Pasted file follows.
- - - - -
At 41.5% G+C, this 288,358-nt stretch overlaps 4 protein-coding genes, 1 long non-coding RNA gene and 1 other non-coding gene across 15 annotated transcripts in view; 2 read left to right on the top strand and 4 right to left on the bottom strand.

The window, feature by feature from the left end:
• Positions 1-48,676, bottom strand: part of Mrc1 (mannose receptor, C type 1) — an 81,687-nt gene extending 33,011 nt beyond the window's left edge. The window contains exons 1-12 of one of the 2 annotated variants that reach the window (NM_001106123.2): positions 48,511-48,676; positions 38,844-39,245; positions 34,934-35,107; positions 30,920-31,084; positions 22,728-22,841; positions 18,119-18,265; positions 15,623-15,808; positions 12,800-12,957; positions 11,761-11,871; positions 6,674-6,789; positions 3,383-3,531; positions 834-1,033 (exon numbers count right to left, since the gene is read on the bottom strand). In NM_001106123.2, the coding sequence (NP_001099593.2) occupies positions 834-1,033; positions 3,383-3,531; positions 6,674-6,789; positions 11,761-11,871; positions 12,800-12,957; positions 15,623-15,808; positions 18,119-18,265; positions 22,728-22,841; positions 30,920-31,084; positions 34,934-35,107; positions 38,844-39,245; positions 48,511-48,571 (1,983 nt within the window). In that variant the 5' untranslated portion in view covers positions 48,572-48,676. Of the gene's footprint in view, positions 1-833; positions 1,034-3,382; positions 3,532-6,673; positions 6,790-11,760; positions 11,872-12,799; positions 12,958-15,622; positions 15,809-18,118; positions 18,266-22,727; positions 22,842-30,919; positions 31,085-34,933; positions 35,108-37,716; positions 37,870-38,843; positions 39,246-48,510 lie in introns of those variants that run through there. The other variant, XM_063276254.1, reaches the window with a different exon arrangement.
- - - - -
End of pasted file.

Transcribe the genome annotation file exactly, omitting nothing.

At 41.5% G+C, this 288,358-nt stretch overlaps 4 protein-coding genes, 1 long non-coding RNA gene and 1 other non-coding gene across 15 annotated transcripts in view; 2 read left to right on the top strand and 4 right to left on the bottom strand.

The window, feature by feature from the left end:
• Positions 1-48,676, bottom strand: part of Mrc1 (mannose receptor, C type 1) — an 81,687-nt gene extending 33,011 nt beyond the window's left edge. The window contains exons 1-12 of one of the 2 annotated variants that reach the window (NM_001106123.2): positions 48,511-48,676; positions 38,844-39,245; positions 34,934-35,107; positions 30,920-31,084; positions 22,728-22,841; positions 18,119-18,265; positions 15,623-15,808; positions 12,800-12,957; positions 11,761-11,871; positions 6,674-6,789; positions 3,383-3,531; positions 834-1,033 (exon numbers count right to left, since the gene is read on the bottom strand). In NM_001106123.2, the coding sequence (NP_001099593.2) occupies positions 834-1,033; positions 3,383-3,531; positions 6,674-6,789; positions 11,761-11,871; positions 12,800-12,957; positions 15,623-15,808; positions 18,119-18,265; positions 22,728-22,841; positions 30,920-31,084; positions 34,934-35,107; positions 38,844-39,245; positions 48,511-48,571 (1,983 nt within the window). In that variant the 5' untranslated portion in view covers positions 48,572-48,676. Of the gene's footprint in view, positions 1-833; positions 1,034-3,382; positions 3,532-6,673; positions 6,790-11,760; positions 11,872-12,799; positions 12,958-15,622; positions 15,809-18,118; positions 18,266-22,727; positions 22,842-30,919; positions 31,085-34,933; positions 35,108-37,716; positions 37,870-38,843; positions 39,246-48,510 lie in introns of those variants that run through there. The other variant, XM_063276254.1, reaches the window with a different exon arrangement.